Both modes offer a couple of hours of play, but after that, there’s not a whole lot of meat to the game. Once you’re done, the only other time sink is the exhibition mode, which is sparse. Though you can participate in straight-up matches, tornado tag events, steel cage matches and extreme rules matches, where there are no disqualifications, there’s not much else offered. There’s no Royal Rumble, or Wrestlemania. The arenas themselves are nearly empty as well. There isn’t even a commentating table to slam your opponent’s head off of!


And speaking of commentary, though both Jim Ross and Jerry “The King” Lawler lend their voices, I was disappointed that they didn’t offer color commentary. It would have been great to hear them discussing great moments in my chosen fighter’s career as I worked through a match, instead of just a few comments on my performance. I would have rather had this than the out of place Create a Superstar mode, which seems like a strange inclusion in a game celebrating existing superstars. And while weapons can be found under the ring, I found the controls for searching for them to be frustrating since one of the buttons you have to press is the same one that pulls your character back into the ring. I don’t know how many times I tried to pull out a chair and instead hopped back into the ring. I finally just gave up trying all together.

Where the game works best is multiplayer. While the AI opponents may not be the brightest, the pick-up-and-play style means your friends will quickly become absorbed in it. Everyone loves picking their favorite fighters, or better, stumbling across someone that they forgot about and seeing their finishing moves come to life. The game supports four players locally and also includes an online mode. A number of other reviews that I’ve read have cited stuttering in the online mode, but in the few matches that I’ve played I have had no issues. My only real complaint with the multiplayer mode is that, when searching through the list of ranked matches, if the match you select is no longer available, the player is sent back to the main multiplayer menu. This forces you to go through two more menus again to get back to the list of available matches. It’s a small annoyance, but considering there aren’t a whole lot of people online and the list of matches doesn’t seem to refresh very often, you’ll encounter this over and over again.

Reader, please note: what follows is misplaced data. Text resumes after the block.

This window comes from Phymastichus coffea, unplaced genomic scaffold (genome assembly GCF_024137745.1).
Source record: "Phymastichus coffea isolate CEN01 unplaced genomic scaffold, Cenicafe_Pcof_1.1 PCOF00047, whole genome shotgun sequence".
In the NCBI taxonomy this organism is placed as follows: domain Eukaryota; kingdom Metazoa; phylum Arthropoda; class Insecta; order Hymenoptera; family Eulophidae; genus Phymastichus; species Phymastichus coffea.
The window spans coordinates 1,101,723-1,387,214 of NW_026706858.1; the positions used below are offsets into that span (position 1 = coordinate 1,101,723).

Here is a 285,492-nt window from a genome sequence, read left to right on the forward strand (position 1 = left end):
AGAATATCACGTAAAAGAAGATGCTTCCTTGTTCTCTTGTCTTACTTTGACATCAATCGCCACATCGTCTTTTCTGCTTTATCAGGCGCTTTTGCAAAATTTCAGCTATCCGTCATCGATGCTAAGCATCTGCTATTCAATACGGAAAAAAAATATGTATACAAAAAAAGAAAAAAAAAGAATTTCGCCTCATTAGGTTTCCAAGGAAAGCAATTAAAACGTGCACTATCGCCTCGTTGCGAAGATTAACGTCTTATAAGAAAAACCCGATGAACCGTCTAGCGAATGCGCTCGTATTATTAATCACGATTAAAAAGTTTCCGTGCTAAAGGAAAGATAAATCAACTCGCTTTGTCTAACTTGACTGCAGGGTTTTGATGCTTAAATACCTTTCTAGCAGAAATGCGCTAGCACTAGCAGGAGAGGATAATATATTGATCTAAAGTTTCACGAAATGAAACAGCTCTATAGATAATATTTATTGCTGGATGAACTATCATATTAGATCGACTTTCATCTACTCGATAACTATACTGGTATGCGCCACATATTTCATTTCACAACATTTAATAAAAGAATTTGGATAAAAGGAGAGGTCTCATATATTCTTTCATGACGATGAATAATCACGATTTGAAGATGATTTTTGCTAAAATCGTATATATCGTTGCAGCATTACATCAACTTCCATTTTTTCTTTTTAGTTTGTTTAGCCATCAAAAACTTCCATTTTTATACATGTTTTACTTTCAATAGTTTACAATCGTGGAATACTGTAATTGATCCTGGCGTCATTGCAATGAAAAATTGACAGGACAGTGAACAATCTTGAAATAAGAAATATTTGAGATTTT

WWE All Stars is best at capturing the flamboyance and nostalgia that fans of professional wrestling have long embraced. Playing as your favorite pros, with easy controls and over-the-top style, is an absolute joy, even if the game is a little sparse on modes and has questionable longevity. It’s the kind of game you want to have for when your friends come over and you want something simple that you can all mash on for a while. This is easily one of the most purely entertaining titles on the shelf right now and the level of fan service here is something that WWE diehards and casual fans from any generation will appreciate. With 30 current and former superstars available, there were bound to be some omissions (where’s Mick Foley!), but there are definitely enough stars on tap to please just about every fan. It might not be perfect, but WWE All Stars is one of the most enjoyable grapplers I’ve ever played.

8 out of 10

The author of this fine article

is an Associate Editor at Thunderbolt, having joined in February 2003.